While A. G. Collins differed with the last named firm as to the application of the rule cited in this case, and claimed first, that the finding of the Kentucky Court was nothing but a dismissal; and as an agreement in support of his belief claimed that a slave could not sue his master. To bring a suit they must file a petition as a free person, and the moment it appeared that the plaintiff was a slave or claimed as a slave, the proceedings msut be dimissed by the court for want of proper parties to give the court jurisdiction. Second, the rule of estopples did not apply, because that rule operated only where the original cause of action was merged in the judgment blead as a bar. The right to personal freedom never could be merged as every moment one was restrained of his liberty, was a new cause of action.

The jury gave a verdict in favor of Henrietta for $2,500. Ward's attorneys filed a motion for a new trial, and desired to have it argued before a full bench, composed of Judges Swing and Baxter; the latter a Southern judge from whom Ward's attorneys expected sympathy for their client. But Baxter decided in favor of Henrietta, and ordered a judgment entered in Circuit Court Records of the United States for $2,500. Thus ended the trial; there being no appeal for a sum less than $5,000--all that remains now, Henrietta says, is for Ward to "pass over them checks."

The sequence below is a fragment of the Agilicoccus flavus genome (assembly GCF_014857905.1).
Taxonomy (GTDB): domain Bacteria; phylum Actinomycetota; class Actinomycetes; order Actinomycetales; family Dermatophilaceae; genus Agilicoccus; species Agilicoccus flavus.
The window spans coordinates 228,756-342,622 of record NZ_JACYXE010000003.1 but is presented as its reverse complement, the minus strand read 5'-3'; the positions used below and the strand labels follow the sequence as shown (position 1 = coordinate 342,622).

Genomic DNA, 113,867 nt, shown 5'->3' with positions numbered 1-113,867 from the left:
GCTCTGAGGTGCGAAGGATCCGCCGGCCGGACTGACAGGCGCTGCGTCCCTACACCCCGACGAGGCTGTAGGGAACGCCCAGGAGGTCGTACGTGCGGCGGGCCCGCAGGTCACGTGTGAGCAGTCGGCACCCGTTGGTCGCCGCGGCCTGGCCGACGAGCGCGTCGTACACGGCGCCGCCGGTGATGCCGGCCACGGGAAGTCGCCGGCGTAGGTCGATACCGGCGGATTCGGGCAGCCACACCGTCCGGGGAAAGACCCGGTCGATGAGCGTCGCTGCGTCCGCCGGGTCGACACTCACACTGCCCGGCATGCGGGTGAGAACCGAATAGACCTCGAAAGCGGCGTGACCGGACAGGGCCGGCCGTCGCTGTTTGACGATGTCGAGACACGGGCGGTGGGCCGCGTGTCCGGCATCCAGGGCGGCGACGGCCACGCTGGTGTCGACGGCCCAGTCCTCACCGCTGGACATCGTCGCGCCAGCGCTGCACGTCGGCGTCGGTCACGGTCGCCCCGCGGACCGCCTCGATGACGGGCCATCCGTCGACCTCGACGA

Little was it thought when Judge Taney, of the U.S. Supreme Court, decided that Dred Scott could not sue as a citizen in the U.S. Courts, that that decision and its reasoning would someday operate in favor of one who had been a victim of the same power that he distorted the English language in the Declaration of Independence to benefit.